PGA Merchandise Show 2020: Six companies you should know about if you have a junior golfer in your life
ORLANDO — The vast majority of products on the PGA Merchandise Show floor are for adults, but there are still plenty of companies focused on getting junior golfers the tools they need to succeed. The options for junior golf gear improves each year. Here are some of the brands who are bringing junior golf to the next level.
Between its three lines of clubs, you'll be able to find the right fit for the junior golfer in your life. The Yard Club is for beginners. It was designed to be easy to get up in the air and the grip is modeled to teach proper technique. The Ultralight line features clubheads with a thinner face and a more flexible shaft, making it easier to hit shots higher and farther. If your junior has been playing for a while and has a bit more clubhead speed, check out the Tour Series. The shafts are stiffer, so they'll respond better to a player who swings faster.
Beyond clubs, U.S. Kids partnered with Greg Norman to release a new line of junior golf clothing, with a focus on using performance fabrics. And that wasn't the only new item at their booth at the PGA Merchandise Show: U.S. Kids announced that it's releasing an app for coaches that helps them track their students' progress.
It can be tough for teachers who have a lot of kids coming in and out of camps to stay on top of their students' progress with their games before they take three months off from golf for soccer season, for example. With the app, teachers will be able to easily pick back up wherever they left off with their students.
This company was started because the founder and CEO, Kris Bartholomew, didn't love the kids golf clothing options she saw for her own children. The Turtles and Tees line offers a large range of fun, bright colors in fabrics that move and breathe easily. Sizing runs from 3-months old to children's 14/16.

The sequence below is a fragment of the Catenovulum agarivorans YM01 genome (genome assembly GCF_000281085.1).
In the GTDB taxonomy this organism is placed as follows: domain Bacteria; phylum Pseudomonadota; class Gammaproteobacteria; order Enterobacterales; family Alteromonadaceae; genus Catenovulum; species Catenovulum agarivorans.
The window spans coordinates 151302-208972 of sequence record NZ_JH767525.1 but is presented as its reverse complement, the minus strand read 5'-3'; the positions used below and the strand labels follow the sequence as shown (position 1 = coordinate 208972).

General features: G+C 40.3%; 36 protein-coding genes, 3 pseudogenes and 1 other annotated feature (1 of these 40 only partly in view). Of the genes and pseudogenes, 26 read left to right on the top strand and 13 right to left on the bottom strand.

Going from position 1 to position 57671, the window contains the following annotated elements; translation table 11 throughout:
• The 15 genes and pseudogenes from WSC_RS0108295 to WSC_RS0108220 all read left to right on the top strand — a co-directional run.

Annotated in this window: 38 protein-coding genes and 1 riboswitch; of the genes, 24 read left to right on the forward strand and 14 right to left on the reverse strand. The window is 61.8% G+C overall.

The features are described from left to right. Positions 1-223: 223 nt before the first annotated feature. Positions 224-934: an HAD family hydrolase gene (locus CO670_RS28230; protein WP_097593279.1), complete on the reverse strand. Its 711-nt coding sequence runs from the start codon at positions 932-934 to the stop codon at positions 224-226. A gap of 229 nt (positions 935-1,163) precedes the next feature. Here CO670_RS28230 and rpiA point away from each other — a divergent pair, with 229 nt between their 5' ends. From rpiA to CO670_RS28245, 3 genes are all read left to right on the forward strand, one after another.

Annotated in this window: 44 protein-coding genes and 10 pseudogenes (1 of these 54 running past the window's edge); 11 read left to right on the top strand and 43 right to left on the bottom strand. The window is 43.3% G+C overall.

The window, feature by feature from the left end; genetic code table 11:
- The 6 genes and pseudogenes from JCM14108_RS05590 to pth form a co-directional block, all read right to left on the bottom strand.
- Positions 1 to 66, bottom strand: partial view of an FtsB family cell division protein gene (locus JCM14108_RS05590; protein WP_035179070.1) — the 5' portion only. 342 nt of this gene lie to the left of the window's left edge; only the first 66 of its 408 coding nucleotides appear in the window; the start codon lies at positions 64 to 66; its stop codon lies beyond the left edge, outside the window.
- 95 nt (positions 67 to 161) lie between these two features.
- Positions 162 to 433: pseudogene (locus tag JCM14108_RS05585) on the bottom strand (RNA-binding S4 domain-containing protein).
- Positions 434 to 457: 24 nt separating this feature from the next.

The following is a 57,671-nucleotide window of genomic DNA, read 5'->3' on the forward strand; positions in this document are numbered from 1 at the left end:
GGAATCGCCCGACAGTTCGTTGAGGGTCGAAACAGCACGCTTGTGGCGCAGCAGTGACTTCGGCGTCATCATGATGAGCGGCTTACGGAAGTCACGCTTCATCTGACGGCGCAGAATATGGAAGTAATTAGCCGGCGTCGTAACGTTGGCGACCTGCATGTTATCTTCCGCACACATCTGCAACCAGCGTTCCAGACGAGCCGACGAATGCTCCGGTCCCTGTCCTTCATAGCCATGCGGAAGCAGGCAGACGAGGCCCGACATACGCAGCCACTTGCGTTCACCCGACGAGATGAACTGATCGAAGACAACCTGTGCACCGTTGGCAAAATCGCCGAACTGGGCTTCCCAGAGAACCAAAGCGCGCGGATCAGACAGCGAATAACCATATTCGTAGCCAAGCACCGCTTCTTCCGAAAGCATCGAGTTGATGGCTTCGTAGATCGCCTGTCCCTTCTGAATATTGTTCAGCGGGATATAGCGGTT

When a kid is learning how to play golf, there's nothing better than when they get to see the ball go in the air. (That can be just as big a milestone for some adults, too.) To make it easier to get the ball airborne, GolPhin made these (nonconforming) clubs and golf balls. They're light, the grooves are deep, the leading edge is rounder, and the ball size is larger than standard. All of these changes help kids hit it in the air. The sets are progressive, so the larger the set, the more they look like a standard adult set of clubs.
GolPhin also released an app that teachers and their students use together. The student can take quizzes, play practice challenges and self-report how they think they're doing. The teacher gets to review all of this data and use it to better help the student progress.
The club manufacturer released a new line of junior clubs, the Lynx Ai. There are six categories of clubs, designated by the child's height. As you progress up in height, the lofts of the clubs, the head size and the shaft change to fit a growing kid's changing height, strength and swing speed.
This menswear brand recently expanded its collection to include apparel for boys. Juniors can match dad in a selection of four golf shirts available now ($50)—with more varieties expected to come this year. The youth line also includes golf shorts and a casual hoodie option.
Headwear can be tough to navigate for girls with ponytails. This female-focused brand designs caps with adjustable openings on the back to accommodate for a variety of hairstyles. Junior golfers who wear bows in their hair have gravitated to this cap for a fun and functional look.
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